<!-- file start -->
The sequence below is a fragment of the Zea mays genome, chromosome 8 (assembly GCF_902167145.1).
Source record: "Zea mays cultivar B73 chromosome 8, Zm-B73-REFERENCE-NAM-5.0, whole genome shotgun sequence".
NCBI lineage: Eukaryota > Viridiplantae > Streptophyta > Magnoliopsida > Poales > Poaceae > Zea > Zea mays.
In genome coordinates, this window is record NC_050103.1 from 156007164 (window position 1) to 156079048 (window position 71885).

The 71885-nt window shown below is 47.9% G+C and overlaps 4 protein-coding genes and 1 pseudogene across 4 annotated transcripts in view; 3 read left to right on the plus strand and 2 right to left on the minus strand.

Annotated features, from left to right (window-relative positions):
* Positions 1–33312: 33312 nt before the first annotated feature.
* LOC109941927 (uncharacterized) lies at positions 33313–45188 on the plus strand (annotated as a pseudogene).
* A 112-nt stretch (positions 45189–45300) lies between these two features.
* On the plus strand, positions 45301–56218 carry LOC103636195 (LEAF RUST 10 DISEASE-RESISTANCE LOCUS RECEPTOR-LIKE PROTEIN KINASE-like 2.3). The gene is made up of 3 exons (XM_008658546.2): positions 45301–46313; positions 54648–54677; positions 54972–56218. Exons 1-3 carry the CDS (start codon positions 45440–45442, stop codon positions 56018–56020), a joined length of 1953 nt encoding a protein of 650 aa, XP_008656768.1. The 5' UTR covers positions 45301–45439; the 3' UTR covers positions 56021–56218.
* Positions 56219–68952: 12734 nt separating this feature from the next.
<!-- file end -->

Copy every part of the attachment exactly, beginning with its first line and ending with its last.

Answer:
The sequence below is a fragment of the Zea mays genome, chromosome 8 (assembly GCF_902167145.1).
Source record: "Zea mays cultivar B73 chromosome 8, Zm-B73-REFERENCE-NAM-5.0, whole genome shotgun sequence".
NCBI lineage: Eukaryota > Viridiplantae > Streptophyta > Magnoliopsida > Poales > Poaceae > Zea > Zea mays.
In genome coordinates, this window is record NC_050103.1 from 156007164 (window position 1) to 156079048 (window position 71885).

The 71885-nt window shown below is 47.9% G+C and overlaps 4 protein-coding genes and 1 pseudogene across 4 annotated transcripts in view; 3 read left to right on the plus strand and 2 right to left on the minus strand.

Annotated features, from left to right (window-relative positions):
* Positions 1–33312: 33312 nt before the first annotated feature.
* LOC109941927 (uncharacterized) lies at positions 33313–45188 on the plus strand (annotated as a pseudogene).
* A 112-nt stretch (positions 45189–45300) lies between these two features.
* On the plus strand, positions 45301–56218 carry LOC103636195 (LEAF RUST 10 DISEASE-RESISTANCE LOCUS RECEPTOR-LIKE PROTEIN KINASE-like 2.3). The gene is made up of 3 exons (XM_008658546.2): positions 45301–46313; positions 54648–54677; positions 54972–56218. Exons 1-3 carry the CDS (start codon positions 45440–45442, stop codon positions 56018–56020), a joined length of 1953 nt encoding a protein of 650 aa, XP_008656768.1. The 5' UTR covers positions 45301–45439; the 3' UTR covers positions 56021–56218.
* Positions 56219–68952: 12734 nt separating this feature from the next.